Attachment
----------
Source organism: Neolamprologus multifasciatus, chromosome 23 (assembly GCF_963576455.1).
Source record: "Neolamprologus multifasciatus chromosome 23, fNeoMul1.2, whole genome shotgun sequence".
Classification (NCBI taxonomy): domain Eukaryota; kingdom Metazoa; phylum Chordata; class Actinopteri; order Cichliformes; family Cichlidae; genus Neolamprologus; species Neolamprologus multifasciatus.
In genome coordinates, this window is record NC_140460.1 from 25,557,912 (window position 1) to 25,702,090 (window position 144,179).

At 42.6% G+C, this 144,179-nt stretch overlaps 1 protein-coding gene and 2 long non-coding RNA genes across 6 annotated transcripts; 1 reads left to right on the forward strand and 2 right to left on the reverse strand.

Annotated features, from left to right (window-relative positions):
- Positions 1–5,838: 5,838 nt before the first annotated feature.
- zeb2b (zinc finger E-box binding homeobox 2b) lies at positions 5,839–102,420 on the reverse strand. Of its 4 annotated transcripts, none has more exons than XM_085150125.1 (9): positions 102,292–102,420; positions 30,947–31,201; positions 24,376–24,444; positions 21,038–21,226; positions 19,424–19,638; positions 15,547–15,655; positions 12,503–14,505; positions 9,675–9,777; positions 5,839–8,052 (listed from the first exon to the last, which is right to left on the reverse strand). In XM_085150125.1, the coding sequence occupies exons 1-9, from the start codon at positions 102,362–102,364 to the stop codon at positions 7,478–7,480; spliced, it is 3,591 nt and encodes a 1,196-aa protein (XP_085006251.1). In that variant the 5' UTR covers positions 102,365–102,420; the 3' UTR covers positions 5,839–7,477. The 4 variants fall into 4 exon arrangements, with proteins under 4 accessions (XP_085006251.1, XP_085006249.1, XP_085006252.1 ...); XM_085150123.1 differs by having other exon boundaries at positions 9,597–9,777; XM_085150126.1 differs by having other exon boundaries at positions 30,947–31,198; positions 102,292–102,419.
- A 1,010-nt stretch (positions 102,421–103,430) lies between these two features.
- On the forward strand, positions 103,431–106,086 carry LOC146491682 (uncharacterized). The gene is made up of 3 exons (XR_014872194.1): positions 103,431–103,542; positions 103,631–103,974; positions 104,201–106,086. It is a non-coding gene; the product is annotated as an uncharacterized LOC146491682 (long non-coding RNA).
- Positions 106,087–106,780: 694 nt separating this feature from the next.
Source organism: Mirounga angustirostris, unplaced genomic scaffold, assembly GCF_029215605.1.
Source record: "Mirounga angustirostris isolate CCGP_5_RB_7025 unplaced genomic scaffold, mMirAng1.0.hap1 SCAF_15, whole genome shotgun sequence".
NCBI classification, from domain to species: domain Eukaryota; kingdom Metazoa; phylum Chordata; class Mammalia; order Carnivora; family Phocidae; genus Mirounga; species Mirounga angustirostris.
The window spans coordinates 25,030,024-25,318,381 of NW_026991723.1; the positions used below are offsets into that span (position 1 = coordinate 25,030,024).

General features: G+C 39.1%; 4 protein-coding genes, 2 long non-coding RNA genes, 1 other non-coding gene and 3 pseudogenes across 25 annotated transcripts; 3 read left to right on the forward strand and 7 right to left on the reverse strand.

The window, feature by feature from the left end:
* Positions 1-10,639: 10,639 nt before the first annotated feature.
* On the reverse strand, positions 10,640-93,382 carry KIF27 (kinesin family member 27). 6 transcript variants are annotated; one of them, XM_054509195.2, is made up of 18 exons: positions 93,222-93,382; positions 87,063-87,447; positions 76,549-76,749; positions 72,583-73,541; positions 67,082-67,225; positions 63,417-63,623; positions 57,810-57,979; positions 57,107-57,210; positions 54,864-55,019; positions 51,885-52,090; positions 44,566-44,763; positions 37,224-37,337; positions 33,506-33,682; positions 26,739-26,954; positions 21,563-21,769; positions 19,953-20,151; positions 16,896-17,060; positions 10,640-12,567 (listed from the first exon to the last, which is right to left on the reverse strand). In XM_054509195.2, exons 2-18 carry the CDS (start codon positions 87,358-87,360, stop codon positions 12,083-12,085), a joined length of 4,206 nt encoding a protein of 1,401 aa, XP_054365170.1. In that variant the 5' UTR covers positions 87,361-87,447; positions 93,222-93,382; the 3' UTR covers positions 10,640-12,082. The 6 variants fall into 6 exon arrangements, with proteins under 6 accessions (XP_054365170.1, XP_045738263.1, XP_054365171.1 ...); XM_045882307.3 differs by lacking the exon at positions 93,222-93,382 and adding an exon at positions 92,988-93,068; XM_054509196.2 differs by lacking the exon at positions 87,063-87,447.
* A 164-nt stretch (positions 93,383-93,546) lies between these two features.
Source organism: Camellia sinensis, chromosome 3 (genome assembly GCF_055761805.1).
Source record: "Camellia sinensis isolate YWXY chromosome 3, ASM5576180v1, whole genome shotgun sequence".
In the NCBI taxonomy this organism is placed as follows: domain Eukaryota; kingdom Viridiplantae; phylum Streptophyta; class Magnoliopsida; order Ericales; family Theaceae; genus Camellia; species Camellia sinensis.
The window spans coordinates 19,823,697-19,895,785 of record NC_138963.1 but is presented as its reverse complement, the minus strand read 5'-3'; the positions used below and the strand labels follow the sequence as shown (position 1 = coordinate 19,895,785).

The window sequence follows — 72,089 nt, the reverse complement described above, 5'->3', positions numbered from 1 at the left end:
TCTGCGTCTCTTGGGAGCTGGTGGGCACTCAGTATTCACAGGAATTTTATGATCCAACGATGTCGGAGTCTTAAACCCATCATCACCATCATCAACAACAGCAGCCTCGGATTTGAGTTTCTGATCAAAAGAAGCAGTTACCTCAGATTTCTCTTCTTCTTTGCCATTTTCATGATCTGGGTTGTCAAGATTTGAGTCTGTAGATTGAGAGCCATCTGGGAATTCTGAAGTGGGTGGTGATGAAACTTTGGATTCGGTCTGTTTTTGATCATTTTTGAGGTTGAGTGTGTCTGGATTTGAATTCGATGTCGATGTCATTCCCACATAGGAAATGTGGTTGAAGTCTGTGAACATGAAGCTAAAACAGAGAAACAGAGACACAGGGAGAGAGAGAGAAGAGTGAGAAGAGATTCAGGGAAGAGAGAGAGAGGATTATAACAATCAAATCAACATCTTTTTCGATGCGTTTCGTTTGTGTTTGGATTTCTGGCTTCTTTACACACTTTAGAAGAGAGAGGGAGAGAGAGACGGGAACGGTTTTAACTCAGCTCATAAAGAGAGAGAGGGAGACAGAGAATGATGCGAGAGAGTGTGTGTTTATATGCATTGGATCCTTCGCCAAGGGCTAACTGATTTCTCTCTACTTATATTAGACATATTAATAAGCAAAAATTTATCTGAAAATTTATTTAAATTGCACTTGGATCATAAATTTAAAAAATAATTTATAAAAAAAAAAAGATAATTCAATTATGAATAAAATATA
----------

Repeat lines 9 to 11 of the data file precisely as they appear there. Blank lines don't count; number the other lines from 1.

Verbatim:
- A 1,010-nt stretch (positions 102,421–103,430) lies between these two features.
- On the forward strand, positions 103,431–106,086 carry LOC146491682 (uncharacterized). The gene is made up of 3 exons (XR_014872194.1): positions 103,431–103,542; positions 103,631–103,974; positions 104,201–106,086. It is a non-coding gene; the product is annotated as an uncharacterized LOC146491682 (long non-coding RNA).
- Positions 106,087–106,780: 694 nt separating this feature from the next.